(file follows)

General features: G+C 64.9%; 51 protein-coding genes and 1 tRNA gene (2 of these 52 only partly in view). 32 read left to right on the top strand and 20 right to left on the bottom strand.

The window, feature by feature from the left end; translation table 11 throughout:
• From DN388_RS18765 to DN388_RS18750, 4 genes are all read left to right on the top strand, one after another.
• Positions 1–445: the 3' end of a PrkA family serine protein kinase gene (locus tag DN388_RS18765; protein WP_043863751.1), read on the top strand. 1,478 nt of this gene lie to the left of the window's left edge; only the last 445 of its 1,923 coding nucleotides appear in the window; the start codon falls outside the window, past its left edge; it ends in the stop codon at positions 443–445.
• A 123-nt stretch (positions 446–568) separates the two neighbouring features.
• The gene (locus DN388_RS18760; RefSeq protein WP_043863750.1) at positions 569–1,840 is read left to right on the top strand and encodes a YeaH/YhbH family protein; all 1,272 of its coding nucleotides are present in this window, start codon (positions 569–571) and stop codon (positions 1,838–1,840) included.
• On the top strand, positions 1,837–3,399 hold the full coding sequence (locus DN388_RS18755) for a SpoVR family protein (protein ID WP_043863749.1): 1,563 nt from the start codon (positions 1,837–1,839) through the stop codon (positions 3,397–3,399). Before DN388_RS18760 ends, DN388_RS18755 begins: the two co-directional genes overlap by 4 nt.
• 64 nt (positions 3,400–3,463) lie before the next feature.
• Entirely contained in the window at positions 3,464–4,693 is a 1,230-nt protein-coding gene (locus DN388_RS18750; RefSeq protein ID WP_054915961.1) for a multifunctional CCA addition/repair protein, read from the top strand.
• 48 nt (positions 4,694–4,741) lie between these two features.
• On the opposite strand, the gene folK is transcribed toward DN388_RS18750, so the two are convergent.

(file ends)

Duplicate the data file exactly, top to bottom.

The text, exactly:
General features: G+C 64.9%; 51 protein-coding genes and 1 tRNA gene (2 of these 52 only partly in view). 32 read left to right on the top strand and 20 right to left on the bottom strand.

The window, feature by feature from the left end; translation table 11 throughout:
• From DN388_RS18765 to DN388_RS18750, 4 genes are all read left to right on the top strand, one after another.
• Positions 1–445: the 3' end of a PrkA family serine protein kinase gene (locus tag DN388_RS18765; protein WP_043863751.1), read on the top strand. 1,478 nt of this gene lie to the left of the window's left edge; only the last 445 of its 1,923 coding nucleotides appear in the window; the start codon falls outside the window, past its left edge; it ends in the stop codon at positions 443–445.
• A 123-nt stretch (positions 446–568) separates the two neighbouring features.
• The gene (locus DN388_RS18760; RefSeq protein WP_043863750.1) at positions 569–1,840 is read left to right on the top strand and encodes a YeaH/YhbH family protein; all 1,272 of its coding nucleotides are present in this window, start codon (positions 569–571) and stop codon (positions 1,838–1,840) included.
• On the top strand, positions 1,837–3,399 hold the full coding sequence (locus DN388_RS18755) for a SpoVR family protein (protein ID WP_043863749.1): 1,563 nt from the start codon (positions 1,837–1,839) through the stop codon (positions 3,397–3,399). Before DN388_RS18760 ends, DN388_RS18755 begins: the two co-directional genes overlap by 4 nt.
• 64 nt (positions 3,400–3,463) lie before the next feature.
• Entirely contained in the window at positions 3,464–4,693 is a 1,230-nt protein-coding gene (locus DN388_RS18750; RefSeq protein ID WP_054915961.1) for a multifunctional CCA addition/repair protein, read from the top strand.
• 48 nt (positions 4,694–4,741) lie between these two features.
• On the opposite strand, the gene folK is transcribed toward DN388_RS18750, so the two are convergent.